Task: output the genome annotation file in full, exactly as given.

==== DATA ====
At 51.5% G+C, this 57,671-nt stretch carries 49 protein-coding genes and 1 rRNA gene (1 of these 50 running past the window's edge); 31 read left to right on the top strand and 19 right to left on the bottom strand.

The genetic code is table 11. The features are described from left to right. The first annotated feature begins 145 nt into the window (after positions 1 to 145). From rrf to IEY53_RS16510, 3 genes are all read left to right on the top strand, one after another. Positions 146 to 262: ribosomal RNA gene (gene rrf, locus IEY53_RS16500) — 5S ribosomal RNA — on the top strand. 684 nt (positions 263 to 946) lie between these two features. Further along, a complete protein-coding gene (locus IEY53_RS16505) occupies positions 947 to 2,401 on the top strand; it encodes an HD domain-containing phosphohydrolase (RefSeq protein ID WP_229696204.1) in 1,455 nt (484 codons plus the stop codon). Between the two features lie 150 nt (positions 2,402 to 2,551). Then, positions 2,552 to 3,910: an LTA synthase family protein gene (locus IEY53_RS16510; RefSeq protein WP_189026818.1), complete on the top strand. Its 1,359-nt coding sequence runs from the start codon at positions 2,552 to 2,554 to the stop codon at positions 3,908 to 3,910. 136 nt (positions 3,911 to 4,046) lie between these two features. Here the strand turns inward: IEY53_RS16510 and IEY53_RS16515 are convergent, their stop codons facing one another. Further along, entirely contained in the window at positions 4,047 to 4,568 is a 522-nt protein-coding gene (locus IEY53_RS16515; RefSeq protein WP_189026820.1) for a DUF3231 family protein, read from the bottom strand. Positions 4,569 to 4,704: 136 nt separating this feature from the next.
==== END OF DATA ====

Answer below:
At 51.5% G+C, this 57,671-nt stretch carries 49 protein-coding genes and 1 rRNA gene (1 of these 50 running past the window's edge); 31 read left to right on the top strand and 19 right to left on the bottom strand.

The genetic code is table 11. The features are described from left to right. The first annotated feature begins 145 nt into the window (after positions 1 to 145). From rrf to IEY53_RS16510, 3 genes are all read left to right on the top strand, one after another. Positions 146 to 262: ribosomal RNA gene (gene rrf, locus IEY53_RS16500) — 5S ribosomal RNA — on the top strand. 684 nt (positions 263 to 946) lie between these two features. Further along, a complete protein-coding gene (locus IEY53_RS16505) occupies positions 947 to 2,401 on the top strand; it encodes an HD domain-containing phosphohydrolase (RefSeq protein ID WP_229696204.1) in 1,455 nt (484 codons plus the stop codon). Between the two features lie 150 nt (positions 2,402 to 2,551). Then, positions 2,552 to 3,910: an LTA synthase family protein gene (locus IEY53_RS16510; RefSeq protein WP_189026818.1), complete on the top strand. Its 1,359-nt coding sequence runs from the start codon at positions 2,552 to 2,554 to the stop codon at positions 3,908 to 3,910. 136 nt (positions 3,911 to 4,046) lie between these two features. Here the strand turns inward: IEY53_RS16510 and IEY53_RS16515 are convergent, their stop codons facing one another. Further along, entirely contained in the window at positions 4,047 to 4,568 is a 522-nt protein-coding gene (locus IEY53_RS16515; RefSeq protein WP_189026820.1) for a DUF3231 family protein, read from the bottom strand. Positions 4,569 to 4,704: 136 nt separating this feature from the next.